Putting the new national energy objectives to work

As energy market bodies seek to implement the amended national energy objectives, we take a look at what harmonisation changes are needed in our national energy rules to incorporate the emissions reduction objective, and how the reform will be applied by the market bodies.

Energy objectives: old and new

In the biggest reform since the objectives were first developed, Australia’s national energy laws will be amended to include an emissions reduction objective into the national energy objectives.

As we previously explored, the national electricity objective and national gas objective (referred to collectively as the ‘national energy objectives’ alongside the related national energy retail objective) govern and guide market bodies such as the Australian Energy Market Commission (AEMC), the Australian Energy Market Operator (AEMO) and Australian Energy Regulator (AER) in their decisions under energy law.

Figure 1: Revised wording of the national energy objectives[i]

As shown in Figure 1 above, including the words ‘or likely to contribute to’ in the emissions reduction objective reflects the intent that targets that may not be promoted primarily for reducing emissions, but which would contribute to that goal (such as renewable energy targets or electric vehicle targets), could be captured under the amended objectives.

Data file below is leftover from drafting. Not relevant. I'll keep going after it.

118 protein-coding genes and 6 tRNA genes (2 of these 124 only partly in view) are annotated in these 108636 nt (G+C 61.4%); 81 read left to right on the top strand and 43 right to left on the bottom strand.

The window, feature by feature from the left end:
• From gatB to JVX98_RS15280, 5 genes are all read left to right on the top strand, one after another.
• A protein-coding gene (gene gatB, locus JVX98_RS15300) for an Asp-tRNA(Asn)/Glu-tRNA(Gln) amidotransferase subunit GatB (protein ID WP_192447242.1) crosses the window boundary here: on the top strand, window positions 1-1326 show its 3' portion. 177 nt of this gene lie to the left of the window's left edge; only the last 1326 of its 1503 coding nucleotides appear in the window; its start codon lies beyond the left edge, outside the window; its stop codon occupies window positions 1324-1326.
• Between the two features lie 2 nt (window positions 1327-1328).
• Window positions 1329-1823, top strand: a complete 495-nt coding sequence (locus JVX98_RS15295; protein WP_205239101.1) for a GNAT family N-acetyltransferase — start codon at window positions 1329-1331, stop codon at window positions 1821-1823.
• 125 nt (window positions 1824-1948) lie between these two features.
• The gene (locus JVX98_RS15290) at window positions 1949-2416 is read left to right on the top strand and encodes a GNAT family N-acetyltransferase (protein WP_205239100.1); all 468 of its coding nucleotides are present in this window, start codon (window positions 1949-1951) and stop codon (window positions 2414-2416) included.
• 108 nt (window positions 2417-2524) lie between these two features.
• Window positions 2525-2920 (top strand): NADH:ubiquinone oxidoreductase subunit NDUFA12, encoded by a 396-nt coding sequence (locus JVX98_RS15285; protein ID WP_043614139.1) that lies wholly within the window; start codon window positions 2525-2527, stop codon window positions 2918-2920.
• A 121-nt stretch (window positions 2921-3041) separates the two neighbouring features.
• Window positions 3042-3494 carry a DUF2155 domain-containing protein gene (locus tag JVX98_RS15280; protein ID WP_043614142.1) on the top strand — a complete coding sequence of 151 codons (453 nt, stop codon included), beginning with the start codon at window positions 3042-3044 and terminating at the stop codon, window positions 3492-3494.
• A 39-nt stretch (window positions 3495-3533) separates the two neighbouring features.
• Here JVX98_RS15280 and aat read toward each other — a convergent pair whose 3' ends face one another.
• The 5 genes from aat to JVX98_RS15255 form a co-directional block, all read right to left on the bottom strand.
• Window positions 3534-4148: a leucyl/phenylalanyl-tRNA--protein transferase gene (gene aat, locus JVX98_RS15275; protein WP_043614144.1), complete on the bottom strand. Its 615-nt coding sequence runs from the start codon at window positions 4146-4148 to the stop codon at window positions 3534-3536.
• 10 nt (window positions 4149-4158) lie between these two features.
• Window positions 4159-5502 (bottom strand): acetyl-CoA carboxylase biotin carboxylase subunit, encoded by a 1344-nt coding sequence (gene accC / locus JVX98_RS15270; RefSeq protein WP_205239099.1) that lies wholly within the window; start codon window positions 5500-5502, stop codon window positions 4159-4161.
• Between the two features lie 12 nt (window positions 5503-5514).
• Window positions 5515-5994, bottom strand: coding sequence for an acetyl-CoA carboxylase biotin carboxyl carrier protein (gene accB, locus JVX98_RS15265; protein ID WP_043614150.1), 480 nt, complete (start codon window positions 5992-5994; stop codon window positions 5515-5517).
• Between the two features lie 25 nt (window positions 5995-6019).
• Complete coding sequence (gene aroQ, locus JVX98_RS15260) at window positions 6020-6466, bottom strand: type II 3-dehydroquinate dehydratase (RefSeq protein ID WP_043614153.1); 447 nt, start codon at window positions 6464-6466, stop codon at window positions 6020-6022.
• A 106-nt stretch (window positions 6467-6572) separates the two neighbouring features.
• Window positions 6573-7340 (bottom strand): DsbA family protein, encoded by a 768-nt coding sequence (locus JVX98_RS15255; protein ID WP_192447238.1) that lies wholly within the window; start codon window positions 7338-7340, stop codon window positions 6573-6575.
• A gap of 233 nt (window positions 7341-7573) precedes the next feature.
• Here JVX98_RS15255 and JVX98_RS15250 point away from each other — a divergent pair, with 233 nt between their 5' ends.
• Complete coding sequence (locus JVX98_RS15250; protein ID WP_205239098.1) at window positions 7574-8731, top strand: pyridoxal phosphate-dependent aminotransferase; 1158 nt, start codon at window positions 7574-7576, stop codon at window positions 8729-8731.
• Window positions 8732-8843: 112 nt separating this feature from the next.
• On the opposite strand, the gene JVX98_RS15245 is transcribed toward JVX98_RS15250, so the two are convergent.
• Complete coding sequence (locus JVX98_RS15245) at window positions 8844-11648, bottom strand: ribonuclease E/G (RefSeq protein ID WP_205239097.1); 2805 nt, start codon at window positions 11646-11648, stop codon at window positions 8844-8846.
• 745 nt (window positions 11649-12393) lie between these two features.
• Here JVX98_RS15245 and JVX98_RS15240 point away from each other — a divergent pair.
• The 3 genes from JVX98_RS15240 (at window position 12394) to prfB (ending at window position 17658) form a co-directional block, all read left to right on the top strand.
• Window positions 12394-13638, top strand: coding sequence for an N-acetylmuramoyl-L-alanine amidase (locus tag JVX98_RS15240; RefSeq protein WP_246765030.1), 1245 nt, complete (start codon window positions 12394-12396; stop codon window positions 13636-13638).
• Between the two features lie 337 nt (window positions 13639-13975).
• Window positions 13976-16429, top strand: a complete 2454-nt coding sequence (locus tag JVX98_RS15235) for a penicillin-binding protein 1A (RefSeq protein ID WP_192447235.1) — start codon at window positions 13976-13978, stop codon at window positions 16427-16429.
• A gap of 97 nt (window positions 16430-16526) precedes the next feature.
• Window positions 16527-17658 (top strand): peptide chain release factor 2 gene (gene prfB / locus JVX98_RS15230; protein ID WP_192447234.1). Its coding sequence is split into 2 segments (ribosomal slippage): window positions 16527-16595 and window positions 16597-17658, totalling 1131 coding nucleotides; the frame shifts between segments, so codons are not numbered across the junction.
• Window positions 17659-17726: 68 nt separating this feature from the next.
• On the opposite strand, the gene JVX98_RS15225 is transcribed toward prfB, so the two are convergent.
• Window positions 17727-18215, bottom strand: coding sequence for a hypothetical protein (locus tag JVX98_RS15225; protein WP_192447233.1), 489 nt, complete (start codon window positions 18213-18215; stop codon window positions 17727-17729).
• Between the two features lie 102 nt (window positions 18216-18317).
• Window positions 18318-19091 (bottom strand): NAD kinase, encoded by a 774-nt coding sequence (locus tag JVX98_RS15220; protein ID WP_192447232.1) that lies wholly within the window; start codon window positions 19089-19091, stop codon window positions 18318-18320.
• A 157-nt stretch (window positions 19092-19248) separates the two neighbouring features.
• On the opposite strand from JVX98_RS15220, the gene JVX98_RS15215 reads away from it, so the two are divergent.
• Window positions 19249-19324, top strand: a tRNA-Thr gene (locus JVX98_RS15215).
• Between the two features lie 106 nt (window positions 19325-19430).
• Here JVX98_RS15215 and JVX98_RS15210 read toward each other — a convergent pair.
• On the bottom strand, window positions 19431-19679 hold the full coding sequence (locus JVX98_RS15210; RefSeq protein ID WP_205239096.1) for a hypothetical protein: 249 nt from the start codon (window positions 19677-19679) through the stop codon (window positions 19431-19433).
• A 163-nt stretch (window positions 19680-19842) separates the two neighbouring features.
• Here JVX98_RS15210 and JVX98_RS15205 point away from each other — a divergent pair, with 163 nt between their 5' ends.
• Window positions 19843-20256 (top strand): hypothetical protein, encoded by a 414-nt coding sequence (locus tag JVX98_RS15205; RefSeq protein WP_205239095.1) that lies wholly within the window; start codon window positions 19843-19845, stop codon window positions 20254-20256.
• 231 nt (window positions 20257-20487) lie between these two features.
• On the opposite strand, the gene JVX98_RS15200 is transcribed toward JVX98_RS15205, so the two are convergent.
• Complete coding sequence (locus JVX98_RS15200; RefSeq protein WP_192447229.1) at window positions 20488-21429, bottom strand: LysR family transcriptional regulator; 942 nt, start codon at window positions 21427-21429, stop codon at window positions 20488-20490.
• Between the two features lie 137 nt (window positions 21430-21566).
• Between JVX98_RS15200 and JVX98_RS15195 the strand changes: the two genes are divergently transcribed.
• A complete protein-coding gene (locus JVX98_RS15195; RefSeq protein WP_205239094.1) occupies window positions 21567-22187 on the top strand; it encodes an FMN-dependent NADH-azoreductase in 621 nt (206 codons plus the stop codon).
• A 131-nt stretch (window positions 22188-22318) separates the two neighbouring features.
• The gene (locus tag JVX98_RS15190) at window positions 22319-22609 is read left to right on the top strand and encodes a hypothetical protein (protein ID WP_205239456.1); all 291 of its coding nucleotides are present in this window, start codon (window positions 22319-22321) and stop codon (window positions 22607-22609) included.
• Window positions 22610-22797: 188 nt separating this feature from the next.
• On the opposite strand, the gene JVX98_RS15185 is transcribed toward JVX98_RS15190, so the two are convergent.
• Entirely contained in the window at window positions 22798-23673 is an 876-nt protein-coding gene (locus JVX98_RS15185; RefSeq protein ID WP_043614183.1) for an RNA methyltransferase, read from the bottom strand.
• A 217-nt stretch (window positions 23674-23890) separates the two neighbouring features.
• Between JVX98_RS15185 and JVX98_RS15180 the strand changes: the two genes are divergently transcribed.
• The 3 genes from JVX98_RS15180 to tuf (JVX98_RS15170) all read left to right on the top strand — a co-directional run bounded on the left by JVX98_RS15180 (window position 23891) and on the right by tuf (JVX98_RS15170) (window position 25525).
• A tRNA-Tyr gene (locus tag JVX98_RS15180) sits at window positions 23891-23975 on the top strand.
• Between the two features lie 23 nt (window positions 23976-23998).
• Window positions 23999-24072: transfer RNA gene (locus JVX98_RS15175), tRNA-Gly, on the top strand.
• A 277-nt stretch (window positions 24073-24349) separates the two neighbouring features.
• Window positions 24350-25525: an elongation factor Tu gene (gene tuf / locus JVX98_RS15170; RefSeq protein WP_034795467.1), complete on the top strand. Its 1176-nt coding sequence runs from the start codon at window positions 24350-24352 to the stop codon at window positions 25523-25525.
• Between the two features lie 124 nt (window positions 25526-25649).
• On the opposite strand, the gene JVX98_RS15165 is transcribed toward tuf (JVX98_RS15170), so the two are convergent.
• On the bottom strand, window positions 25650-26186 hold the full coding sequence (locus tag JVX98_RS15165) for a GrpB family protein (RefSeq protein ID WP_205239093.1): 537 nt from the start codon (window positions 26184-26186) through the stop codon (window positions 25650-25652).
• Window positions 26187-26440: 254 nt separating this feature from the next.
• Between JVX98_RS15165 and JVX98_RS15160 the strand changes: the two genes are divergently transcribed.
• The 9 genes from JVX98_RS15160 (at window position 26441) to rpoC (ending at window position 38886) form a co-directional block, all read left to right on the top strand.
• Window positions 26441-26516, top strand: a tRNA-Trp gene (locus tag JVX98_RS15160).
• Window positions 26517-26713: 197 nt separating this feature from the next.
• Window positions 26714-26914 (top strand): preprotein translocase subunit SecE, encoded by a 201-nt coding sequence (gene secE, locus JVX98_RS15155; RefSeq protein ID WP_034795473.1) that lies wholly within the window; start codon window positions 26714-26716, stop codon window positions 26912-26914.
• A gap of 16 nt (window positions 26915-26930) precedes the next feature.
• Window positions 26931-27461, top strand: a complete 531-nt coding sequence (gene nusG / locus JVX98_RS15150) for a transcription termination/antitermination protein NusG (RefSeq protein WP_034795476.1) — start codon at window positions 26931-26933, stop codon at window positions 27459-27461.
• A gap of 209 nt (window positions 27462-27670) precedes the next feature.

Importantly, the new emissions reduction objective is not intended to sit above, or be prioritised over, the existing components within the energy objectives, but rather will be considered and balanced alongside the other existing components, such as price, quality, and reliability, to maximise the overall objective.

Energy networks, through the Energy Minister’s prior consultation, strongly supported the introduction of an emissions reduction component into the national energy objectives, noting that it signals governments’ commitment to achieve a decarbonised, modern and reliable energy grid.

Changes to the national energy laws are, however, only the first step to implementing this significant reform. There is now an immediate need for changes to our national energy rules to make sure that market bodies, such as the AER, can fully and properly reflect the policy intent when making energy regulatory decisions critical to the community and the energy transition.

The next step: harmonising our national energy rules

The purpose of the emissions amendments in our national energy laws is to provide greater clarity to Australia’s three energy market bodies – AEMC, AEMO & AER – to explicitly consider emissions reduction in how each market body undertakes its powers and functions.

Without consistent and corresponding changes to our national energy rules, there are likely to be some important decisions where the impact of the changes to the national energy objectives could be unintentionally muted. To address this risk, Energy Senior Officials recently submitted rule change requests to the AEMC that seek to harmonise the rules with the changes to the law.

Expenditure rules

The existing capital and operating expenditure guidance in the electricity and gas rules is prescriptive, and largely replicates the core of the existing ‘old’ national electricity and gas objectives, without explicitly referencing the national electricity objective (NEO) or the national gas objective (NGO).